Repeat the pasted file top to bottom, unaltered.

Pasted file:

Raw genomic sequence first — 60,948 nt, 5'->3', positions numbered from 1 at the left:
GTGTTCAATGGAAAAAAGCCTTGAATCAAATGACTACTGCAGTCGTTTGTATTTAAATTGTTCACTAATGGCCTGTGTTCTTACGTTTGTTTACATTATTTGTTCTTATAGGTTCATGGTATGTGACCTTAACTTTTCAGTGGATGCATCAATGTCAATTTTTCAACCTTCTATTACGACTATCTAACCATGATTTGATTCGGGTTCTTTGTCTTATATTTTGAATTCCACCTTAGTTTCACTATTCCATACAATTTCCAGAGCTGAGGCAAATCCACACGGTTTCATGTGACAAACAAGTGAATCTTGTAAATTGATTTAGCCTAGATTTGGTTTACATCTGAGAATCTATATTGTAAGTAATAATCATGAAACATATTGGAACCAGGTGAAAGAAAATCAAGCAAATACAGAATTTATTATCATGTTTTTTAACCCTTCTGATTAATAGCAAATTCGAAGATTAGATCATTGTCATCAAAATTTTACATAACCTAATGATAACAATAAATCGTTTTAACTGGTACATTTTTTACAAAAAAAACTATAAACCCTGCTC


Raw genomic sequence first — 60,948 nt, 5'->3', positions numbered from 1 at the left:
GTGTTCAATGGAAAAAAGCCTTGAATCAAATGACTACTGCAGTCGTTTGTATTTAAATTGTTCACTAATGGCCTGTGTTCTTACGTTTGTTTACATTATTTGTTCTTATAGGTTCATGGTATGTGACCTTAACTTTTCAGTGGATGCATCAATGTCAATTTTTCAACCTTCTATTACGACTATCTAACCATGATTTGATTCGGGTTCTTTGTCTTATATTTTGAATTCCACCTTAGTTTCACTATTCCATACAATTTCCAGAGCTGAGGCAAATCCACACGGTTTCATGTGACAAACAAGTGAATCTTGTAAATTGATTTAGCCTAGATTTGGTTTACATCTGAGAATCTATATTGTAAGTAATAATCATGAAACATATTGGAACCAGGTGAAAGAAAATCAAGCAAATACAGAATTTATTATCATGTTTTTTAACCCTTCTGATTAATAGCAAATTCGAAGATTAGATCATTGTCATCAAAATTTTACATAACCTAATGATAACAATAAATCGTTTTAACTGGTACATTTTTTACAAAAAAAACTATAAACCCTGCTC